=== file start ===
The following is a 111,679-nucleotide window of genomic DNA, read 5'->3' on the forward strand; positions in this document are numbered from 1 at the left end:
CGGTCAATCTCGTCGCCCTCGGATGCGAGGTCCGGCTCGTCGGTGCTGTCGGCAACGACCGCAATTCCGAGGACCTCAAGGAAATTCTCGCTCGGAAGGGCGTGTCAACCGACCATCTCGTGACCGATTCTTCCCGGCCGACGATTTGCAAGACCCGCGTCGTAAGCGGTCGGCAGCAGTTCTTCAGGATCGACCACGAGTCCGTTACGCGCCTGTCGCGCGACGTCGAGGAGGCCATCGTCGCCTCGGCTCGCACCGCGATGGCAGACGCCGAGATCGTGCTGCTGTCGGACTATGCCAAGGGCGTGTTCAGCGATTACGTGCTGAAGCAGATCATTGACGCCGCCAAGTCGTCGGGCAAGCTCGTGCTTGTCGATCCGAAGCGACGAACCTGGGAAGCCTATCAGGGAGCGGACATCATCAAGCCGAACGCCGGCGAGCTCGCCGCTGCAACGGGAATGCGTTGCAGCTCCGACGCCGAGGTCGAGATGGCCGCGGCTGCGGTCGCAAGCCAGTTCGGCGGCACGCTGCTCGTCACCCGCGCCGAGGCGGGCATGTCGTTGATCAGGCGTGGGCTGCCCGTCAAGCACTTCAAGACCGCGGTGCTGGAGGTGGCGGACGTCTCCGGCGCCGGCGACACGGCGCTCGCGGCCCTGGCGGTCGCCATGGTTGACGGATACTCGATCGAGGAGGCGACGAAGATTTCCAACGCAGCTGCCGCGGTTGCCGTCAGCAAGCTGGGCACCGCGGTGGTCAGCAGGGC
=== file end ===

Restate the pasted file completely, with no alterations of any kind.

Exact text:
The following is a 111,679-nucleotide window of genomic DNA, read 5'->3' on the forward strand; positions in this document are numbered from 1 at the left end:
CGGTCAATCTCGTCGCCCTCGGATGCGAGGTCCGGCTCGTCGGTGCTGTCGGCAACGACCGCAATTCCGAGGACCTCAAGGAAATTCTCGCTCGGAAGGGCGTGTCAACCGACCATCTCGTGACCGATTCTTCCCGGCCGACGATTTGCAAGACCCGCGTCGTAAGCGGTCGGCAGCAGTTCTTCAGGATCGACCACGAGTCCGTTACGCGCCTGTCGCGCGACGTCGAGGAGGCCATCGTCGCCTCGGCTCGCACCGCGATGGCAGACGCCGAGATCGTGCTGCTGTCGGACTATGCCAAGGGCGTGTTCAGCGATTACGTGCTGAAGCAGATCATTGACGCCGCCAAGTCGTCGGGCAAGCTCGTGCTTGTCGATCCGAAGCGACGAACCTGGGAAGCCTATCAGGGAGCGGACATCATCAAGCCGAACGCCGGCGAGCTCGCCGCTGCAACGGGAATGCGTTGCAGCTCCGACGCCGAGGTCGAGATGGCCGCGGCTGCGGTCGCAAGCCAGTTCGGCGGCACGCTGCTCGTCACCCGCGCCGAGGCGGGCATGTCGTTGATCAGGCGTGGGCTGCCCGTCAAGCACTTCAAGACCGCGGTGCTGGAGGTGGCGGACGTCTCCGGCGCCGGCGACACGGCGCTCGCGGCCCTGGCGGTCGCCATGGTTGACGGATACTCGATCGAGGAGGCGACGAAGATTTCCAACGCAGCTGCCGCGGTTGCCGTCAGCAAGCTGGGCACCGCGGTGGTCAGCAGGGC